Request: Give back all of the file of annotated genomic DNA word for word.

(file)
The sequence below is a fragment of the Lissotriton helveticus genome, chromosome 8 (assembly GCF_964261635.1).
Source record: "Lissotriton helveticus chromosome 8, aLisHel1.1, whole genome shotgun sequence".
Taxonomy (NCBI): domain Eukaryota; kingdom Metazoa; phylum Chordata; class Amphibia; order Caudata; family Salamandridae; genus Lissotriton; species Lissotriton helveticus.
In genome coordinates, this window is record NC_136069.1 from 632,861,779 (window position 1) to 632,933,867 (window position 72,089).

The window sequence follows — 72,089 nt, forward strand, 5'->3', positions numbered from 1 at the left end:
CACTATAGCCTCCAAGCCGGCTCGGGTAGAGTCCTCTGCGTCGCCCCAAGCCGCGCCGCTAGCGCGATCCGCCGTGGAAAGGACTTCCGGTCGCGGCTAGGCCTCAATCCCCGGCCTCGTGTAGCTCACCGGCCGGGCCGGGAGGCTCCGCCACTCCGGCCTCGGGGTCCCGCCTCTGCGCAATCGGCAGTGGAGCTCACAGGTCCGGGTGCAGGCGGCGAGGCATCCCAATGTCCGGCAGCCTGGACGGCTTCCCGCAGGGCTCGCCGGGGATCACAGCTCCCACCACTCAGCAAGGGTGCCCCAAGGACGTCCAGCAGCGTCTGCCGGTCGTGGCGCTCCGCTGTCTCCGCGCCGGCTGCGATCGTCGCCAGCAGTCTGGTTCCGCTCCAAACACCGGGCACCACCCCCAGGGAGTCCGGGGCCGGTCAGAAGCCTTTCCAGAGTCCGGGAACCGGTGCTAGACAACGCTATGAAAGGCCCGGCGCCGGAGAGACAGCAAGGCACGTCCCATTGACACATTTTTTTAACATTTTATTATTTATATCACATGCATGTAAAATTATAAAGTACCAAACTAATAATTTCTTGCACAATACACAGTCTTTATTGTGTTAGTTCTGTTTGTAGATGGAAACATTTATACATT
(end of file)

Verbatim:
The sequence below is a fragment of the Lissotriton helveticus genome, chromosome 8 (assembly GCF_964261635.1).
Source record: "Lissotriton helveticus chromosome 8, aLisHel1.1, whole genome shotgun sequence".
Taxonomy (NCBI): domain Eukaryota; kingdom Metazoa; phylum Chordata; class Amphibia; order Caudata; family Salamandridae; genus Lissotriton; species Lissotriton helveticus.
In genome coordinates, this window is record NC_136069.1 from 632,861,779 (window position 1) to 632,933,867 (window position 72,089).

The window sequence follows — 72,089 nt, forward strand, 5'->3', positions numbered from 1 at the left end:
CACTATAGCCTCCAAGCCGGCTCGGGTAGAGTCCTCTGCGTCGCCCCAAGCCGCGCCGCTAGCGCGATCCGCCGTGGAAAGGACTTCCGGTCGCGGCTAGGCCTCAATCCCCGGCCTCGTGTAGCTCACCGGCCGGGCCGGGAGGCTCCGCCACTCCGGCCTCGGGGTCCCGCCTCTGCGCAATCGGCAGTGGAGCTCACAGGTCCGGGTGCAGGCGGCGAGGCATCCCAATGTCCGGCAGCCTGGACGGCTTCCCGCAGGGCTCGCCGGGGATCACAGCTCCCACCACTCAGCAAGGGTGCCCCAAGGACGTCCAGCAGCGTCTGCCGGTCGTGGCGCTCCGCTGTCTCCGCGCCGGCTGCGATCGTCGCCAGCAGTCTGGTTCCGCTCCAAACACCGGGCACCACCCCCAGGGAGTCCGGGGCCGGTCAGAAGCCTTTCCAGAGTCCGGGAACCGGTGCTAGACAACGCTATGAAAGGCCCGGCGCCGGAGAGACAGCAAGGCACGTCCCATTGACACATTTTTTTAACATTTTATTATTTATATCACATGCATGTAAAATTATAAAGTACCAAACTAATAATTTCTTGCACAATACACAGTCTTTATTGTGTTAGTTCTGTTTGTAGATGGAAACATTTATACATT